LONDON — In 1990, two budding Irish media entrepreneurs spotted a business opportunity when they bought up closed-circuit rights to an Ireland World Cup soccer fixture and screened the match live to an expatriate Irish audience in a London theater.
Michael O’Rourke and Leonard Ryan lost money on that deal.
But 15 years later, the idea of providing top class sports events to expats has become a successful business model across three continents for their Dublin-based company, Setanta, now shaping up to be a powerful force in the international pay TV sports arena.
There is even speculation the duo may attempt to challenge Rupert Murdoch-backed U.K. satcaster BSkyB’s dominance of live pay TV soccer coverage.
BSkyB’s exclusive grip on English Premier League matches may end when the present contract expires in 2007, especially if European Union regulators succeed in breaking the satcaster’s monopoly.
Setanta will be waiting in the wings, possibly backed by a private equity group,
Alongside Hollywood movies, sports — particularly English Premier League soccer — is the main driver of BSkyB’s success, with its 7.7million subscribers.
Thanks to its deep pockets and the skills of its negotiating team, Sky has held onto English Premier League matches since outbidding terrestrial rivals in 1992.
Setanta operates pay TV sports services in the U.S., the U.K. and Australia and is flexing its muscles more and more.
“This company has gone from strength to strength,” spokesman Brendan Murphy says. “It has shown it has the ability to acquire rights to premium sports and appeal to sports fans in Europe and beyond. Its ambitions speak for themselves.”
Setanta, formed in 1992, has operated pay-per-view and closed circuit sports in bars and clubs across North America for the past nine years.
In the U.S., it launched Setanta Sports USA on DirecTV in April as an 18-hour-a-day service. Come August, it will expand to a round-the-clock channel.
In Blighty, where Setanta recently scored a coup by buying exclusive Scottish Premier League matches for a reputed £50 million ($91 million), it runs a portfolio of channels on satellite and cable.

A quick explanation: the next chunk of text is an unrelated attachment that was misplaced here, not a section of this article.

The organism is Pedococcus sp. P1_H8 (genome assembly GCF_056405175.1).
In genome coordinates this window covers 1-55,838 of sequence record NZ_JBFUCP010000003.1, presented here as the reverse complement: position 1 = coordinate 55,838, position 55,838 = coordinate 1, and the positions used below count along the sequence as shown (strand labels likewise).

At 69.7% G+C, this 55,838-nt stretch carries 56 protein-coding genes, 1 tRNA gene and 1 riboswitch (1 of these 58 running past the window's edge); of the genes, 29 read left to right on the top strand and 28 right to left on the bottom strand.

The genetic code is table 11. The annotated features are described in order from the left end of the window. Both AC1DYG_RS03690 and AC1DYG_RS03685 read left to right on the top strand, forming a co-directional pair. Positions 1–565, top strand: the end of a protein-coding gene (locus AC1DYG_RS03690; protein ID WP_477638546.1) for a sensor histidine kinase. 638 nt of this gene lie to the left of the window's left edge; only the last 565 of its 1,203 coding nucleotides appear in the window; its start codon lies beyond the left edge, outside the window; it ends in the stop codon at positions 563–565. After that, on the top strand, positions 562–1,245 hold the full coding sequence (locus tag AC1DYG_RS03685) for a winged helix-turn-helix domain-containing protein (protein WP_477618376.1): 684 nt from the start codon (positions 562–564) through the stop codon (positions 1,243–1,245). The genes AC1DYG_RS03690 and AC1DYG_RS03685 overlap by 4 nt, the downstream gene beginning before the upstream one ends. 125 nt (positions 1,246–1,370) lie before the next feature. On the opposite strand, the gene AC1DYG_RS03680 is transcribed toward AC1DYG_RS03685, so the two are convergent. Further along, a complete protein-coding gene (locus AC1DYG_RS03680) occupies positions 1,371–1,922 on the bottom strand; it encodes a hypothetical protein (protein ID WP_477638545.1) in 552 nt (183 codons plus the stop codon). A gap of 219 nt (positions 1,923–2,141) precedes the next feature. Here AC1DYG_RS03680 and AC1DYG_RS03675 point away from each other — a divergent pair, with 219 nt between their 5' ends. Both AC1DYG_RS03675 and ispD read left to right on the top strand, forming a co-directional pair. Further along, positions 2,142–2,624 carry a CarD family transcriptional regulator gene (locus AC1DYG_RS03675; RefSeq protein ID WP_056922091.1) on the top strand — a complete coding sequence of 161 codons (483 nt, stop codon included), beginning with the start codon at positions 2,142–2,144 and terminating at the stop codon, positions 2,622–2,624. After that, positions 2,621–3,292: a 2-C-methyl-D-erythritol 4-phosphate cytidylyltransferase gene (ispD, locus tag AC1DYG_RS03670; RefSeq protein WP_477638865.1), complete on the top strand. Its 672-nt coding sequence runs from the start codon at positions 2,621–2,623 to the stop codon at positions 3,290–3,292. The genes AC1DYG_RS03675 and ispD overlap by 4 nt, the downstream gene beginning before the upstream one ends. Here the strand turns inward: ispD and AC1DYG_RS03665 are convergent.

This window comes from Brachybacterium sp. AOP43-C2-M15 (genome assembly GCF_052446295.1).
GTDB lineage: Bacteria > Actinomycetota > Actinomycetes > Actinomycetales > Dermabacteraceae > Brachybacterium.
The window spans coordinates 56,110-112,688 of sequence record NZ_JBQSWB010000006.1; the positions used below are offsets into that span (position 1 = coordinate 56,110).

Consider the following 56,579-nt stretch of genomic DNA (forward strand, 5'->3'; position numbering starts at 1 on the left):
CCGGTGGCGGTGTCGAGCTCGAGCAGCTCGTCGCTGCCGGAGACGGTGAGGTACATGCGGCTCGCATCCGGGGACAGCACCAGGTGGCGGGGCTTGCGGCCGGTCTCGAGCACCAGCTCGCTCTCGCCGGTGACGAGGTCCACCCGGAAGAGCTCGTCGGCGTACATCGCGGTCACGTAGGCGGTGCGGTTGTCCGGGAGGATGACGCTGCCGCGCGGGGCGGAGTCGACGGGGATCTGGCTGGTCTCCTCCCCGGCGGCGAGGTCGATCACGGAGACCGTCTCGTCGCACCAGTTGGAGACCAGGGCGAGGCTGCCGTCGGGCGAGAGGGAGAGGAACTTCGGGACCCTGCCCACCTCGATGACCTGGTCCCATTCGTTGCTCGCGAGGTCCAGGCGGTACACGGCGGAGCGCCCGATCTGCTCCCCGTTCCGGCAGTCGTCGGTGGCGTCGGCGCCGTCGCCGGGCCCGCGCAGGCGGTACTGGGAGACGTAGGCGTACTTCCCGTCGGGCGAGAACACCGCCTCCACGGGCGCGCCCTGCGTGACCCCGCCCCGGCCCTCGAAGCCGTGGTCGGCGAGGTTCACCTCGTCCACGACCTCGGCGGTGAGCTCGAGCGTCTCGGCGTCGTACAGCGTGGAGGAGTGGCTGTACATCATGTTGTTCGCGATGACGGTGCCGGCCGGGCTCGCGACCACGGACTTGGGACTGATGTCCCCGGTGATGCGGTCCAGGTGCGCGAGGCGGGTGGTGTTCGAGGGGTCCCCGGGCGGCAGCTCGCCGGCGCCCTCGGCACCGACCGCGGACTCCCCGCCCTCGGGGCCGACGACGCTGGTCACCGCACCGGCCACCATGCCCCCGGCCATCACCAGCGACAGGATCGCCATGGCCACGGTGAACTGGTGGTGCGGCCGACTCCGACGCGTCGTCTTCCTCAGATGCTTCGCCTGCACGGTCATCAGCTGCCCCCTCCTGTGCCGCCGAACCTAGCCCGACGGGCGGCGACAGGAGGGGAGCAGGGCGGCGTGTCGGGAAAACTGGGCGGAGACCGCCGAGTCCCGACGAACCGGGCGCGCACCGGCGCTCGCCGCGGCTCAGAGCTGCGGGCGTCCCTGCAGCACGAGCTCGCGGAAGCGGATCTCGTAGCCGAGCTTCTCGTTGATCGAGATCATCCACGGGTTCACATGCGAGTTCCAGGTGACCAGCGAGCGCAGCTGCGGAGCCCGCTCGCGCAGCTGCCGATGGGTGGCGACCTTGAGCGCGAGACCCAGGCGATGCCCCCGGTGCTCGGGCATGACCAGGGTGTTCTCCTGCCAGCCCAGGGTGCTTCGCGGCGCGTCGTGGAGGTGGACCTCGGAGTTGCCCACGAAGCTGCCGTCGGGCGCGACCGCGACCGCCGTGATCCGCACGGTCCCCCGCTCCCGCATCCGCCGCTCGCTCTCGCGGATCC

Earlier this month, the scale of O’Rourke and Ryan’s ambitions were confirmed when Setanta bought Microsoft billionaire Paul Allen’s 50% stake in pay TV sports broadcaster North American Sports Network.
Setanta, which takes its name from a mythic Celtic warrior, now wants to spread its wings still further by hiring the joint architect of BSkyB’s soccer success, Trevor East, deputy managing director of Sky Sports.
“We don’t comment on individual contracts,” insists a spokesman for Sky Sports, which pays around $612 million a year for English Premier League matches.
But if Setanta, a private company that declines to disclose hard figures regarding its business performance, succeeds in wooing East, it would pose a potential threat to BSkyB.
Setanta has already wooed Irish broadcaster RTE topper Niall Cogley, who runs one of its Irish sports channels.
Sky, which can look forward to two more seasons of exclusive live Premier League games before the contract expires, declined to comment on suggestions that Brussels wants to prevent it from having exclusive rights to more than half English Premier League matches.
It is up to league authorities to announce when the next round of negotiations begins, Sky explains.
With the stakes so high and the rewards so great no one directly involved in the negotiations would speak on the record to Variety. “The uncertainty is all part of the game,” says a rights broker.
“If Sky is allowed only half the Premiership games, it presents an enormous threat to the future of its business,” adds a former Sky topper. “Live soccer is the crown jewel of its content drivers.”